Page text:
WEDNESDAY, Dec. 21 (HealthDay News) -- Jack Whelan first knew something was wrong when it got harder and harder to walk from the train station in Boston to the financial district where he worked.
He knew something was terribly wrong when he started getting nose bleeds.
A consultation with an oncologist confirmed Whelan's fears: He had advanced Waldenstrom's macroglobulinemia, a rare form of blood cancer that affects only about 1,500 people in the United States each year.
Forty years ago, Whelan would have had five years to live -- at the outside -- and who knows what his quality of life would have looked like.
But today, five years after his diagnosis and almost 40 years to the day that President Richard Nixon signed the National Cancer Act declaring "war" on cancer, Whelan, 63, is power-walking, raking leaves, shoveling snow and back at work as a marketing executive.
Whelan is just one of the millions of Americans who have benefited from continued advances in cancer research. He has participated in four different clinical trials and is currently taking an experimental drug called LBH589 which, Whelan said, makes him "feel like Popeye the sailor after having spinach."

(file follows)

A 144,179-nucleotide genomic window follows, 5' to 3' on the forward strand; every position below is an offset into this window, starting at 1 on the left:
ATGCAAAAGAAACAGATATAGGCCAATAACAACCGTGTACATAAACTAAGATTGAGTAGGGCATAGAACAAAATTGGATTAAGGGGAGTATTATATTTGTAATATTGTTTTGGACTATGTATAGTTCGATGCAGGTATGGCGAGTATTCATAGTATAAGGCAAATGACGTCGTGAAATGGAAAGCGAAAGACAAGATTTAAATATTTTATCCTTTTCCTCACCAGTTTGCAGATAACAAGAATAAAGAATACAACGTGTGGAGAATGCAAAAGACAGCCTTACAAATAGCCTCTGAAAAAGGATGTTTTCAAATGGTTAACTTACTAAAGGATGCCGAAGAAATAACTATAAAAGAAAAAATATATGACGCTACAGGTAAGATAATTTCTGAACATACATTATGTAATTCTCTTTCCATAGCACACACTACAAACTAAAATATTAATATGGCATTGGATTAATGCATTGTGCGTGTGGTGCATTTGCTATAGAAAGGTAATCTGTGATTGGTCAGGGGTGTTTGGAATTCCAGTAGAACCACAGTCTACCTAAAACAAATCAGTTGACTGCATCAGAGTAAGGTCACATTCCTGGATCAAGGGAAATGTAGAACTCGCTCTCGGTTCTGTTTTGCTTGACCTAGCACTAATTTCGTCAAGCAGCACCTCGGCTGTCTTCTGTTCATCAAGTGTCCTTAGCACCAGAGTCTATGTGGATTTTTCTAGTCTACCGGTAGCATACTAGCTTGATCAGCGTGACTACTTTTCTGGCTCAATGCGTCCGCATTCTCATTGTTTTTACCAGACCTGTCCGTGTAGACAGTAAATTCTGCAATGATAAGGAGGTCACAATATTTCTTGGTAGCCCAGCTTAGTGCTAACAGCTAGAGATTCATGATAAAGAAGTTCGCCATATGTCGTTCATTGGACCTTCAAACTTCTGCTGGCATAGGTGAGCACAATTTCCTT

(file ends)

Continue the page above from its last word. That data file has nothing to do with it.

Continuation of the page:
Just this month, scientists at the Dana-Farber Cancer Institute in Boston, where Whelan is being treated, discovered a single gene mutation present in 90 percent of patients who have this rare type of cancer, raising the hope that an even more targeted treatment will soon be able to attack the disease.
Since Dec. 23, 1971, and the passage in Congress of the National Cancer Act, research has made tremendous progress against what is still one of the world's foremost killers, experts say.
"Back at that time point, cancer essentially was a death sentence," said Dr. Raymond N. DuBois Jr., provost and executive vice president for academic affairs at M.D. Anderson Cancer Center in Ho
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